‘Home for the Holidays’ (Photo: Carol Rosegg)
By Samuel L. Leiter
Plenty of empty seats were available on the subway on Black Friday evening, a situation mirrored in the orchestra of the August Wilson Theatre, where Home for the Holidays, a revue of seasonal music recently opened.
Perhaps people were staying home for the holiday because they were recovering from Thanksgiving food and political arguments; perhaps it was because of shopping fatigue; or perhaps it was simply unfavorable word of mouth about this show, which seems better suited to a megachurch than a Broadway stage.
Home for the Holidays, which believes in putting the Christ back in Christmas, and banishes all other celebrations from its definition of “holidays,” is a straightforward revue. Most of the songs are as familiar as what you’re hearing in every mall these days, like “Do You Hear What I Hear?,” “Oh, Come, All Ye Faithful,” and so on. There are several somewhat less well-known numbers, and one original, by the husband and wife team of Peter Hollens and Evynne Hollens, “YouTube sensations,” which Mr. Hollens sings. Many, of course, will leave feeling their favorite songs are still under the tree.
The Hollenses also serve as fine backups to the three stars, each a winner of a different TV singing competition. The bespectacled Josh Kaufman, a slight, bearded hipster with a jazzy R&B sound, was the winner of the sixth season of “The Voice.” Candice Glover captured the crown on the twelfth season of “American Idol” with her R&B/soul/gospel voice. Bianca Ryan, a blonde belter in the Mariah Carey vein, was the first winner on “America’s Got Talent,” a prize she captured at age 11.
Although the singers are all gifted with powerful voices and agreeable stage presences, none displays the kind of unique charisma that sets true stars apart from so many others of their type. Jonathan Tessero, credited for “creative and musical direction,” does them no favors with arrangements that turn the sweetest of holy songs into overly loud, overly orchestrated, can-you-top-this, power ballads.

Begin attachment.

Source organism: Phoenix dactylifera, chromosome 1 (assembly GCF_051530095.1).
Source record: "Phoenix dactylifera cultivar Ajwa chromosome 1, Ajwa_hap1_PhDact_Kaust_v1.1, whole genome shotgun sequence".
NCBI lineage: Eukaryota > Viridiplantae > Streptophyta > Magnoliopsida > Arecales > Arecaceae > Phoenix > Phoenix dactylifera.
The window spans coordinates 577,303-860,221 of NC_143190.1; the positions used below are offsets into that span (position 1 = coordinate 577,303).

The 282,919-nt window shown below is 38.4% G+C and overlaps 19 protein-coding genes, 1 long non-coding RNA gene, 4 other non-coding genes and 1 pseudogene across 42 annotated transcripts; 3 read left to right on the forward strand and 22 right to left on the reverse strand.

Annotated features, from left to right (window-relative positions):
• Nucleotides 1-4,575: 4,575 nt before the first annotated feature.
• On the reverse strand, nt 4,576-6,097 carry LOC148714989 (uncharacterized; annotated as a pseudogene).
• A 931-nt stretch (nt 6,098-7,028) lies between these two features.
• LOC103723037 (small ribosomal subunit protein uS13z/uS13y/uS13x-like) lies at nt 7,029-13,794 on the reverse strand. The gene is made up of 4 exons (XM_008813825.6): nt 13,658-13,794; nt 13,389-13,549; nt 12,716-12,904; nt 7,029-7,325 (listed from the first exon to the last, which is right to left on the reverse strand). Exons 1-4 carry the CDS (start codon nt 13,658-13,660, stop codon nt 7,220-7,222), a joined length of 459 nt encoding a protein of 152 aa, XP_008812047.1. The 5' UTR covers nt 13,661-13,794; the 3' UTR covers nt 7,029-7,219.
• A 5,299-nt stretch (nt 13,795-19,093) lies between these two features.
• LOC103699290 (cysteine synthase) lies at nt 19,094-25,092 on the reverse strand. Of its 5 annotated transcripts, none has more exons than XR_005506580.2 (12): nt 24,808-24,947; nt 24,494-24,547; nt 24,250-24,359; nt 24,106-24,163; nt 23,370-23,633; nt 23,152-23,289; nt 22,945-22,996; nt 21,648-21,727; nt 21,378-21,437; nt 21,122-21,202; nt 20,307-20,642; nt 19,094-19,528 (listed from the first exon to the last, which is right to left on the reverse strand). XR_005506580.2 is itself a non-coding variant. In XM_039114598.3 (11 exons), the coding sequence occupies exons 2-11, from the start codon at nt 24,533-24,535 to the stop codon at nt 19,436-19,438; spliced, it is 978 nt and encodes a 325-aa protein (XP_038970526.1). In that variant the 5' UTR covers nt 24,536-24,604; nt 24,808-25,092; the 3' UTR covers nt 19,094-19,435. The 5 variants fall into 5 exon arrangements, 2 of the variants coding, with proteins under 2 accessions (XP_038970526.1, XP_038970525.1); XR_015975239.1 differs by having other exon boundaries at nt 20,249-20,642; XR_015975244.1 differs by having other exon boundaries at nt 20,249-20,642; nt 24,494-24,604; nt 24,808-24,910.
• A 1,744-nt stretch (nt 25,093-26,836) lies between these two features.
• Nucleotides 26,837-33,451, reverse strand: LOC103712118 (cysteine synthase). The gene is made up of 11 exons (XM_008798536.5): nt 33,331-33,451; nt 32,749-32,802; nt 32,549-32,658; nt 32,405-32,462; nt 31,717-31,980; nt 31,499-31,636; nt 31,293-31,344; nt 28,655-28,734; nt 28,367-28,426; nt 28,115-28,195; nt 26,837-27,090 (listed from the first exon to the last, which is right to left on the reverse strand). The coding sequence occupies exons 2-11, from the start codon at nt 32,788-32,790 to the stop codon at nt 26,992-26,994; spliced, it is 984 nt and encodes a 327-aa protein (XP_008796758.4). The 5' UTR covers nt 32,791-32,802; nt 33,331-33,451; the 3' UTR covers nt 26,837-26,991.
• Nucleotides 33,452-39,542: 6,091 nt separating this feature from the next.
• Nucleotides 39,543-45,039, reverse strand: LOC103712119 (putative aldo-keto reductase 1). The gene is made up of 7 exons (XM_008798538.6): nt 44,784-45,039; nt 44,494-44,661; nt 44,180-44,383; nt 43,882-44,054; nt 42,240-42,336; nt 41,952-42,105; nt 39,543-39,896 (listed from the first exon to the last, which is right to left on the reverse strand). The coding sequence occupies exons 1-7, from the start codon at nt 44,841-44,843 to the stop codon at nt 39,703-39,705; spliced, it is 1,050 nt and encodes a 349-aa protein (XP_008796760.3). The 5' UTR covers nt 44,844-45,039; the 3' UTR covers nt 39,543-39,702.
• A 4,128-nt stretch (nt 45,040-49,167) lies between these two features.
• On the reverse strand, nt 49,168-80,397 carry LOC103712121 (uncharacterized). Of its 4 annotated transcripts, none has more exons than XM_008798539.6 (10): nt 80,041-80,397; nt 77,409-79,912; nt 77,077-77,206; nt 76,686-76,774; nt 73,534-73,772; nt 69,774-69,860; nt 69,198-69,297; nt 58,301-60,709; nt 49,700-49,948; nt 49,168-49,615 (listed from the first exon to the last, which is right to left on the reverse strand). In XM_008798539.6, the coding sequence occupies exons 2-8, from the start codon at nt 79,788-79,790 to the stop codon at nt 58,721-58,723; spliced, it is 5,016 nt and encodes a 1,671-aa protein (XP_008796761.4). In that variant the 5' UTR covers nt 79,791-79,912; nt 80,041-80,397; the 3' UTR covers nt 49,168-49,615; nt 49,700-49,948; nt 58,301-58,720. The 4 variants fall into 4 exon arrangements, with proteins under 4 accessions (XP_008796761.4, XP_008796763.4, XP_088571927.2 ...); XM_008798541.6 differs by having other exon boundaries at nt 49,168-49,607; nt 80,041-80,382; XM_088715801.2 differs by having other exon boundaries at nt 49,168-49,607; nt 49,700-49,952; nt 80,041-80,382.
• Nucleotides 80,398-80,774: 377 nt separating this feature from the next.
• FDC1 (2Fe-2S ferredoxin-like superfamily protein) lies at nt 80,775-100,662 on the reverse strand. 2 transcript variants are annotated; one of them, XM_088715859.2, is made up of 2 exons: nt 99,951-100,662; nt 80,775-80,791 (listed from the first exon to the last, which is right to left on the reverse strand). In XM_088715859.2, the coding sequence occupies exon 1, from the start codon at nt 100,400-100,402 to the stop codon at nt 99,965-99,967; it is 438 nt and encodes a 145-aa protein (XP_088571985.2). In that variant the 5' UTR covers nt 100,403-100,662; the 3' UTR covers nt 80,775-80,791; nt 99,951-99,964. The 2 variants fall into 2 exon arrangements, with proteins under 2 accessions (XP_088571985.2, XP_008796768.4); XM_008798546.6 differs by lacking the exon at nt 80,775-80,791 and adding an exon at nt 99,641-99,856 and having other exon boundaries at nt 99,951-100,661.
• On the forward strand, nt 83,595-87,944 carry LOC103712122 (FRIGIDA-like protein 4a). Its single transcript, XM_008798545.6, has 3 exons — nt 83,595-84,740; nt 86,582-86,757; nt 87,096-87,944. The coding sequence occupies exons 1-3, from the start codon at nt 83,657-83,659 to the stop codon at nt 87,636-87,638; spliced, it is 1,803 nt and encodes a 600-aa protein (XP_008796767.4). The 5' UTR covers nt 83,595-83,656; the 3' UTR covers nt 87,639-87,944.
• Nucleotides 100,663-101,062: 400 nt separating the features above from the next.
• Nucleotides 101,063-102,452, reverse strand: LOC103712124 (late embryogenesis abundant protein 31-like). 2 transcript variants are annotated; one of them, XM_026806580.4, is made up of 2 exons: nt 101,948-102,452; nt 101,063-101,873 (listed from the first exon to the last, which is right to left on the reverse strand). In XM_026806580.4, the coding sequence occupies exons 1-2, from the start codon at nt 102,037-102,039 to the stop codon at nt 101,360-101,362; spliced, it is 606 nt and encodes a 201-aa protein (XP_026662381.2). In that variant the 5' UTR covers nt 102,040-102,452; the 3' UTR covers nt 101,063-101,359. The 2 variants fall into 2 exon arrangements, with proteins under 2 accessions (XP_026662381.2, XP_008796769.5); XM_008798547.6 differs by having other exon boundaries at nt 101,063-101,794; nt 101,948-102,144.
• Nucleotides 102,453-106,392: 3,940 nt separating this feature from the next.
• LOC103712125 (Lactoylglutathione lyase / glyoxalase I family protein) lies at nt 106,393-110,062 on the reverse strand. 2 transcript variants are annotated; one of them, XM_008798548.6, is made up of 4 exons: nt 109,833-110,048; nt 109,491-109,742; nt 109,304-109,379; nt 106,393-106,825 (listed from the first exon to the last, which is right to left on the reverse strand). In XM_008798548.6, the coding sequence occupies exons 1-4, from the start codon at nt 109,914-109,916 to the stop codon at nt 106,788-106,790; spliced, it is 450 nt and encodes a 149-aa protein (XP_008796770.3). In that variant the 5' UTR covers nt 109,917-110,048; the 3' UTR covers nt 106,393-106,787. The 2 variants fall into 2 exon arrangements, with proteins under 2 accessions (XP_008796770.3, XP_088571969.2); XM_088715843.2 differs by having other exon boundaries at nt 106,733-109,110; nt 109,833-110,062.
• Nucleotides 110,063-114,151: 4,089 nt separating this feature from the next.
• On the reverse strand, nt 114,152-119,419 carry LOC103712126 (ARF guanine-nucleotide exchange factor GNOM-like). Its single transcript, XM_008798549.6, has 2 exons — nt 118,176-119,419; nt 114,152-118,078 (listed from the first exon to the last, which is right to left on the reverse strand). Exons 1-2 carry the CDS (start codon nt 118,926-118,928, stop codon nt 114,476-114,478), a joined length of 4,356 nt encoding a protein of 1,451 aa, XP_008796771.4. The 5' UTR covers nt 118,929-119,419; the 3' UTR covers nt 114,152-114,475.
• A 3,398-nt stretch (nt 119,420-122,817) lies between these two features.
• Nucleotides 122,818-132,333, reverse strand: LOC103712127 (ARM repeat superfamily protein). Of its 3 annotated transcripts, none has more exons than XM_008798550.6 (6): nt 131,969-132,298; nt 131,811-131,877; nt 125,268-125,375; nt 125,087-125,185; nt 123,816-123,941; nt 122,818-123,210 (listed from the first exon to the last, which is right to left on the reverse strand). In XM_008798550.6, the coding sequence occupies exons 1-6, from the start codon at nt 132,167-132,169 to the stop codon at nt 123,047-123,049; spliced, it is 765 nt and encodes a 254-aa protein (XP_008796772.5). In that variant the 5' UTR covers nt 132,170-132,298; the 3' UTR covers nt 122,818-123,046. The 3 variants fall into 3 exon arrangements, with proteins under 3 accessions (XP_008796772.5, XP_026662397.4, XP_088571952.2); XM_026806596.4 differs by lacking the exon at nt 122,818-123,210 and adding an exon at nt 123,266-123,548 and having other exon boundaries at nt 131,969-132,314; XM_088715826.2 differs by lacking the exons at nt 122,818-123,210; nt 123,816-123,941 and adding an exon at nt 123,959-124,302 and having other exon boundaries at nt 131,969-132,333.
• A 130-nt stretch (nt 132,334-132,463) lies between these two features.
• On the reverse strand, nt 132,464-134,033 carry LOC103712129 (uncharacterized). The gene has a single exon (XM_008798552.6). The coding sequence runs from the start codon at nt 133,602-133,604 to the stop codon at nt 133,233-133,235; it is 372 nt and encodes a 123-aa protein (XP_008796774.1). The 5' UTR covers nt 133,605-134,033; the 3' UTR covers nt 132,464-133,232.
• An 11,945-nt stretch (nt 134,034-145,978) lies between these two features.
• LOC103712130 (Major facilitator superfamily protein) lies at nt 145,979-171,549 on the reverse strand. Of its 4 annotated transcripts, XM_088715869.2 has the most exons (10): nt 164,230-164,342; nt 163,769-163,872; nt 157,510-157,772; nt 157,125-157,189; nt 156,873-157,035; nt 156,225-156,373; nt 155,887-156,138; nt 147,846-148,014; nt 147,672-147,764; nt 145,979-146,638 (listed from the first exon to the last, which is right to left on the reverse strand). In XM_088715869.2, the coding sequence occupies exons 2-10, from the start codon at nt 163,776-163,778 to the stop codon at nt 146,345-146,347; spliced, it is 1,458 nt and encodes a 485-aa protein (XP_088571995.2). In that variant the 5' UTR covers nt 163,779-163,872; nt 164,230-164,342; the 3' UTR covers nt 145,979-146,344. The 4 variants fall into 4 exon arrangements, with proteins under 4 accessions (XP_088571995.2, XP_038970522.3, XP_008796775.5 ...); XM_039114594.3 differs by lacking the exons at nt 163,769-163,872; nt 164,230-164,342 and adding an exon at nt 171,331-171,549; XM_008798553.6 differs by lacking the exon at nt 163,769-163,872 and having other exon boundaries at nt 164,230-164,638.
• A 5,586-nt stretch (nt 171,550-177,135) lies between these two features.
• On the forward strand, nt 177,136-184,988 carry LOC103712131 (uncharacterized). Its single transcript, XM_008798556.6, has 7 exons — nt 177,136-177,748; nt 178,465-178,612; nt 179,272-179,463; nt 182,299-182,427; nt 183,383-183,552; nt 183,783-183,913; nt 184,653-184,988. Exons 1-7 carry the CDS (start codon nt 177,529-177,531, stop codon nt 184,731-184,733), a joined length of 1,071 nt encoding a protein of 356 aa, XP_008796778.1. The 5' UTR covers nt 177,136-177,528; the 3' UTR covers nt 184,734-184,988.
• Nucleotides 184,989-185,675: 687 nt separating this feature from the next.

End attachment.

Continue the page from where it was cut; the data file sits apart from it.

Even songs that begin softly morph into ear-blasting numbers designed to display musical lung power. Eventually, the lack of variety makes one want to shout, “We get it! You can sing! So take it down a notch and do something simple, a capella even, without trying to please the Simon Cowell in us!”
To break up the monotony of one big song following another (more than 25, in fact), several musicians get to do too-brief solos. Moreover, two additional performers occasionally appear, neither of them necessary. One is the “host,” Kaitlyn Bristowe, who made her name on TV’s “Bachelorette.” She barely sings, offers an innocuous comment here and there, and is totally dispensable.
Ditto the surprising appearance of one of my favorite actors, 84-year-old Danny Aiello, looking, sounding, and acting much younger. He’s present merely to recount a couple of schmaltzy stories about his childhood Christmases. Awww. He gets to sing a little, showing a rich, old-time crooner’s voice that contrasts oddly with his costars’ au courant megaphones. For all his still-vibrant charm, which practically steals the show, he’s poorly integrated into the otherwise non-narrative proceedings.
No one is credited with the platform set, whose cheesy Christmas tree cutouts look like discards from a 1950s department store window. Jason Kantrowitz lights the show nicely, though, with a conventional palette of colorful concert-type effects. “Wardrobe stylist” James Brown III provides the women with glittery, nightclub-style evening gowns, most of them floor-length and sequin-studded, while the men remain casually attired before shifting to formal wear late in the 80-minute proceedings.
Remember those old Andy Williams, Perry Como, and Bing Crosby-style Christmas specials? When songs were sung, not to sound like they were competing but to express the heartwarming beauty of melodies and lyrics, perhaps within some contextual framework? Maybe I’m just an old sentimentalist but I suggest they helped make it nice to be home for the holidays.
Even without Andy, Perry, and Bing, Home for the Holidays is nothing to leave home for.
Home for the Holidays
August Wilson Theatre
245 W. 52nd St., NYC
Through December 30
Samuel L. Leiter is Distinguished Professor Emeritus (Theater) of Brooklyn College and the Graduate Center, CUNY. A voting member of the Drama Desk, he has written and/or edited 27 books on Japanese theater, New York theater, Shakespeare, and the great stage directors. For more of his reviews, visit Theatre’s Leiter Side (www.slleiter.blogspot.com).